An enormous captive alligator has been caught on camera chasing after a much smaller gator in its enclosure.

Footage of the chase was shared on Facebook by Marzie Lou and has been liked over 45,000 times. You can watch the video here.

The larger alligator appears to be grinning as it stalks its smaller competitor, which manages to hide in a shallow ditch to avoid being eaten. At the end of the video it’s seen walking away unscathed.

“They were just playing,” commented Lou in the Facebook post. However, encounters of this nature don’t always have such happy endings.

A file photo of an alligator showing off its teeth. Large alligators have been known to eat smaller gators before.
Alex Pankratov/Getty

In August, a large alligator in Florida, known as Big Head Fred, was seen slamming a smaller gator into the ground in an apparent attempt to tear up its body up into bite-sized chunks. In a follow-up video, a small alligator was seen without its head, floating belly-up in a pool of water. It isn’t clear whether this was the same alligator that was attacked in the previous video.

In March, a large cannibal alligator, named Grandpappy, was seen carrying a smaller love rival across a golf course green in his jaws.

Coleman M. Sheehy III, from the Division of Herpetology at the Florida Museum of Natural History, previously told Newsweek that this behavior wasn’t unusual. Alligator cannibalism is “totally normal behavior,” he said.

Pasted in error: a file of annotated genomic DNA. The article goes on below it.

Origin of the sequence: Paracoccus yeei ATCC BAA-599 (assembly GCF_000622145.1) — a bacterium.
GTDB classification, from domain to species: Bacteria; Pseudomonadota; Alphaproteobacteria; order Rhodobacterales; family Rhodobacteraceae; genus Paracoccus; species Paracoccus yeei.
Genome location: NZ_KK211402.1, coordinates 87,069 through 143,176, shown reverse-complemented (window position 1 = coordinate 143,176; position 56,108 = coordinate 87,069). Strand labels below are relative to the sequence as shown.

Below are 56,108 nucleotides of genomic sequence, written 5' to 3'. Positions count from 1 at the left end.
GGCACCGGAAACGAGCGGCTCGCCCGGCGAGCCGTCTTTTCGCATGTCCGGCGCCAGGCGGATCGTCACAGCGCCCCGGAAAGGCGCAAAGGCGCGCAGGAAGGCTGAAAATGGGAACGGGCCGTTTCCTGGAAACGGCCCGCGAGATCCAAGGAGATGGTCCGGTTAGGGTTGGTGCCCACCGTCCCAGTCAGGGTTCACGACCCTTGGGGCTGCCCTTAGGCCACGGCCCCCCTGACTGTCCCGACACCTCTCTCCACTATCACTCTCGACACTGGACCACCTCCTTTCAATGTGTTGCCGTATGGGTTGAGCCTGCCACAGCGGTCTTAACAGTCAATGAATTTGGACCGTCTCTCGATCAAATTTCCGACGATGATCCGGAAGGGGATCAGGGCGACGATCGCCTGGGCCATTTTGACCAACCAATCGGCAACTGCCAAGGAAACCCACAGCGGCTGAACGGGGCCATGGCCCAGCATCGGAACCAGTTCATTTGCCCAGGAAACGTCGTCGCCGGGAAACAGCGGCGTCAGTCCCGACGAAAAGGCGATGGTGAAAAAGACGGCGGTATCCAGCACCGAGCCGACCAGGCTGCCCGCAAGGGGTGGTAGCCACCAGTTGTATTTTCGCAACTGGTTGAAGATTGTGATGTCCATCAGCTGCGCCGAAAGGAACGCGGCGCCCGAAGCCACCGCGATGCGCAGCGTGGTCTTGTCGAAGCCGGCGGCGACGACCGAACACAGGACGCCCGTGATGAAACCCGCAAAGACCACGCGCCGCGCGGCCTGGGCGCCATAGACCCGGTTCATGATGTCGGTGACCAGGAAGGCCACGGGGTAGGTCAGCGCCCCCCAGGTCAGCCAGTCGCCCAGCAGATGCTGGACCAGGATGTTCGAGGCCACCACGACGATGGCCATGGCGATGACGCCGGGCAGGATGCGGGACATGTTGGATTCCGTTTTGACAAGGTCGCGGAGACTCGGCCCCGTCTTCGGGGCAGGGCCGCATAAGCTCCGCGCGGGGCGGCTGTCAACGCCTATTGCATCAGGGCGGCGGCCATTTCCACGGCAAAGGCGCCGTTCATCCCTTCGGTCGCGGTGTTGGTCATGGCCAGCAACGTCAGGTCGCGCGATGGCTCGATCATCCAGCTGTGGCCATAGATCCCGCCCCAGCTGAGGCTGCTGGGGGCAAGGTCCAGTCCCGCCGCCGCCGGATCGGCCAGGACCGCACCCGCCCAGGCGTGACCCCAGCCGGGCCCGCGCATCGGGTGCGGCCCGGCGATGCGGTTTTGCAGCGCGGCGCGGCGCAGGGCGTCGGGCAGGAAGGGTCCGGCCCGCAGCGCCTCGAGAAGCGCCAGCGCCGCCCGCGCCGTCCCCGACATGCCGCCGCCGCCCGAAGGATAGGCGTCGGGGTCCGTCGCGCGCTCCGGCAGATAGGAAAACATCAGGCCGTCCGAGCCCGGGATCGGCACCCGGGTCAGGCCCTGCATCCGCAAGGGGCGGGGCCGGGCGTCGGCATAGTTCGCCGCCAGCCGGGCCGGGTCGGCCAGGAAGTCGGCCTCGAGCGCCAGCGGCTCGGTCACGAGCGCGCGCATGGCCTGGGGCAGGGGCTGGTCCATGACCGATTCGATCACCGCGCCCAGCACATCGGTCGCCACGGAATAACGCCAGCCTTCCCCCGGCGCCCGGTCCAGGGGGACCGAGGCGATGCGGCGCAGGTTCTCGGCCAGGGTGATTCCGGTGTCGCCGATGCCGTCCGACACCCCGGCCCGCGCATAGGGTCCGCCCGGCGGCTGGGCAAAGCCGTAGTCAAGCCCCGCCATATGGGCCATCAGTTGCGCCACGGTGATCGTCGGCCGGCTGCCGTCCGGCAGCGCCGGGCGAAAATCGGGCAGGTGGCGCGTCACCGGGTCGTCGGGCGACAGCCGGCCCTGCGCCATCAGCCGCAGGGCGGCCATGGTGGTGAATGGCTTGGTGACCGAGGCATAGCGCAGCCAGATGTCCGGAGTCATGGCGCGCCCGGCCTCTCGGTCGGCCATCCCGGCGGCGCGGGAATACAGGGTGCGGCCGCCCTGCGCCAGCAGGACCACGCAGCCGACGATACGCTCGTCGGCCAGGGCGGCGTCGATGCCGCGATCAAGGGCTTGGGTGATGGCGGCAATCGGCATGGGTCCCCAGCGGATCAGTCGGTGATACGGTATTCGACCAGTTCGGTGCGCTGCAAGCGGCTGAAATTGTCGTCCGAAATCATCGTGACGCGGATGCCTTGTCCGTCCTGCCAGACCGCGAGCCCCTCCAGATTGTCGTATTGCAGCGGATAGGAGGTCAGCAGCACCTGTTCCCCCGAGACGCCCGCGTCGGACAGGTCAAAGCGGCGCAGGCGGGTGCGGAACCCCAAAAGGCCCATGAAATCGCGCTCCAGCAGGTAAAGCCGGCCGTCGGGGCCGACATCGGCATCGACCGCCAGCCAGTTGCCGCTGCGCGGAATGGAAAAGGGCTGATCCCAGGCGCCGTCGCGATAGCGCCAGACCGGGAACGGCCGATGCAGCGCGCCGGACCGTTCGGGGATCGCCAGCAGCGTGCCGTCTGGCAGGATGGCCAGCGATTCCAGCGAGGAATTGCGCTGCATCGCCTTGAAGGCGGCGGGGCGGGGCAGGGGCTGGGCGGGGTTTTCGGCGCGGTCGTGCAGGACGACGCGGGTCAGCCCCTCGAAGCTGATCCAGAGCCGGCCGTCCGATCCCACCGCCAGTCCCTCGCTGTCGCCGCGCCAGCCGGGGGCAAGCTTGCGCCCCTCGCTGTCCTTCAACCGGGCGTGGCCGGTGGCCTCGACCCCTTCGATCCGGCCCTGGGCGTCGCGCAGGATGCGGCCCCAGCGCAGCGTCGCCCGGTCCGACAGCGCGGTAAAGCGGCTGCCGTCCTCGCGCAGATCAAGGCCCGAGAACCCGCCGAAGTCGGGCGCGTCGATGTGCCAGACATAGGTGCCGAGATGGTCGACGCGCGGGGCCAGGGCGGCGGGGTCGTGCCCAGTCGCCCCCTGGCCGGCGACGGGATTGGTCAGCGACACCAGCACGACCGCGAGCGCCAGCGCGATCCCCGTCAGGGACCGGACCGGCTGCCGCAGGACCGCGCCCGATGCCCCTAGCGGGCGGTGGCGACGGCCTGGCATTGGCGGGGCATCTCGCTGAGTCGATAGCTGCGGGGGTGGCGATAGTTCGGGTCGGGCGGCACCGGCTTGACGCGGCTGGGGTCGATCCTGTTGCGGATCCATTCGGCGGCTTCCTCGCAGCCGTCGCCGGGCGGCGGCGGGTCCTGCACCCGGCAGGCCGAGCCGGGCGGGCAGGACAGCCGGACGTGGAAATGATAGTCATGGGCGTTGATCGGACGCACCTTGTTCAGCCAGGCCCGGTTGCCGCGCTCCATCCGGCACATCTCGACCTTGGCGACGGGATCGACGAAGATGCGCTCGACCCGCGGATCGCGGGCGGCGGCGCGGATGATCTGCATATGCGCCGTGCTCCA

“Large alligators are well known to eat smaller alligators. However, the​ occurrence of this can vary quite a bit, partly due to what other food options are available and partly due to whether large gators have access to smaller gators.”

Alligators are opportunistic predators so they will eat pretty much anything that they can get their claws on, be that fish, deer or even smaller gators.

“Smaller alligators generally avoid areas where large alligators live. This may be because their ecological needs are different—different food and habitat—but also so they don’t get eaten by the larger gators,” Sheehy said.

In captivity, it’s much harder for the smaller gators to avoid these large aggressors. The conservation group Defenders of Wildlife said that large males can also be very territorial, which can make them very aggressive toward other animals. Smaller animals have a higher tolerance for other alligators and therefore can more often be found in close proximity to each other.

It’s unclear exactly how big the larger alligator in the footage was, but the Smithsonian National Zoo said that the males are, on average, around 11 feet long, and can weigh up to half a ton.

Newsweek contacted Marzie Lou to find out what then happened to the alligator.

Do you have an animal or nature story to share with Newsweek? Do you have a question about alligators? Let us know via nature@newsweek.com.



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